Home   |  Media   |  News | Finding of unconstitutionality on examination of anonymous complaints
17.09
2013

Finding of unconstitutionality on examination of anonymous complaints

14097 Views    
  print

On 17 September 2013 the Constitutional Court delivered its judgment on the constitutionality of provisions of article 10 of the Law No. 190-XIII on petitions and item 22 of Annex No. 1 of the Parliaments’ Decision No. 57-XVI of 20 March 2008 approving the Regulation of the Centre for Human Rights, its structure, the statute of functions and its financing, as amended by the Law No. 73 of 4 May 2010 amending certain laws (Complaint No. 14a/2013).

 

Circumstances of the case

 

At the origin of the case lies the complaint of the Supreme Court of Justice, lodged at the Constitutional Court on 2 May 2013 for the constitutional review of provisions that establish compulsoriness of examining the anonymous complaints, in case they are related to public order and national security.

 

The author of the complaint alleged, in particular, that the contested provisions are contrary to the articles 28 (Intimate, family and private life) and 52 (right to petition) of the Constitution.

 

The Constitutional Court ruled on the complaint in the following composition:

 

Mr Victor POPA, Chairman of the sitting,

Mr Igor DOLEA,

Mr Tudor PANŢÎRU,

Mr Petru RĂILEAN, judges

 

Conclusions of the Court

 

Hearing the reasoning of the parties and examining the case file, the Court held that according to article 52 para. (1) of the Constitution, citizens have the right to address to public authorities by petitions formulated only in the name of the signatories.

 

The Court held that the constitutional provision gives to the citizens the right to address to public authorities on their own initiative and the ability to claim their rights previously injured.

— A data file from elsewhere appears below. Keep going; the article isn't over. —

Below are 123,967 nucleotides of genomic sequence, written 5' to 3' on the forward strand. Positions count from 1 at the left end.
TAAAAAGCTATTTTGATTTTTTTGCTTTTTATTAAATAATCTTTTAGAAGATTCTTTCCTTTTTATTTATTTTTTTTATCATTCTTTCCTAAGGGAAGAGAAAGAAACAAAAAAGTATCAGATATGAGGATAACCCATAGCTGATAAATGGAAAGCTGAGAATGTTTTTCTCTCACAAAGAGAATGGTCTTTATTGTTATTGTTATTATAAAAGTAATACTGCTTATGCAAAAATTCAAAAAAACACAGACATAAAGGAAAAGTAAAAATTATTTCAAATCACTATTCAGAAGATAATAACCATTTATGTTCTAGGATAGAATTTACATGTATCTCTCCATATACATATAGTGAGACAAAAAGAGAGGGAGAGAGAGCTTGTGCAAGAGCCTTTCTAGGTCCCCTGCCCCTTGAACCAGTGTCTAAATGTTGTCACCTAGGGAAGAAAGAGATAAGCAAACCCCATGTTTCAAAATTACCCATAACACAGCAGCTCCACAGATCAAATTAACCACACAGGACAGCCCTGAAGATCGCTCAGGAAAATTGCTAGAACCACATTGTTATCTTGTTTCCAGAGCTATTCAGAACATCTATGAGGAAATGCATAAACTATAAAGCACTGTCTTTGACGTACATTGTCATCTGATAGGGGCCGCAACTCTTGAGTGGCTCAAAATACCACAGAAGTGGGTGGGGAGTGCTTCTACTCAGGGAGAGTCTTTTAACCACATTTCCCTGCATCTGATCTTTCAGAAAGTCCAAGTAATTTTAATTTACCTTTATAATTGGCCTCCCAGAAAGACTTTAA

The Court also concluded that, form the text of the article 52 of the Constitution, it is clear that any petition shall be signed and, therefore, must contain identification data of the petitioner.

 

The Court held that, by its express wording, the constitutional text does not establish nor protects the legal right to anonymous petition.

 

The Court held that, establishing by the law the obligation of competent authorities to investigate anonymous complaints, in case if they contain information relating to national security or public order, the legislator included provisions that go beyond constitutional law and, thus, actually changed the content of the constitutional norm without amending the Constitution. However, the wording of article 52 of the Constitution does not leave at the Parliament’s discretion any maneuver that would allow it to establish exceptions from the rule of signing petitions.

 

Judgment of the Court

 

Starting from the reasoning invoked above, the Constitutional Court partially upheld the complaint of the Supreme Court of Justice and declared unconstitutional the phrase “Are excepted the petitions containing information relating to national security or public order, which shall be submitted for review to the competent authorities” in the article 10 para. (2) of the Law No. 190-XIII on the petition, as amended by the Law No. 73 of 4 May 2010 amending some legislative acts and the phrase “Are excepted the petitions containing information relating to national security or public order, which shall be submitted for review to the competent authorities” in the item 22 of Annex No. 1 of the Parliaments’ Decision No. 57-XVI of 20 March 2008 approving the Regulation of the Centre for Human Rights, its structure, the statute of functions and its financing, as amended by the Law No. 73 of 4 May 2010 amending certain laws.

 

 

The Judgment of the Constitutional Court is final, cannot be appealed, shall enter into force on the date of passing, and shall be published in the Official Journal of the Republic of Moldova.

 
Phone.: +373 22 25-37-08
Fax.: +373 22 25-37-46
Total visits: 6810816  //   Visitors yesterday: 2189  //   today: 594  //   Online: 1
Quick access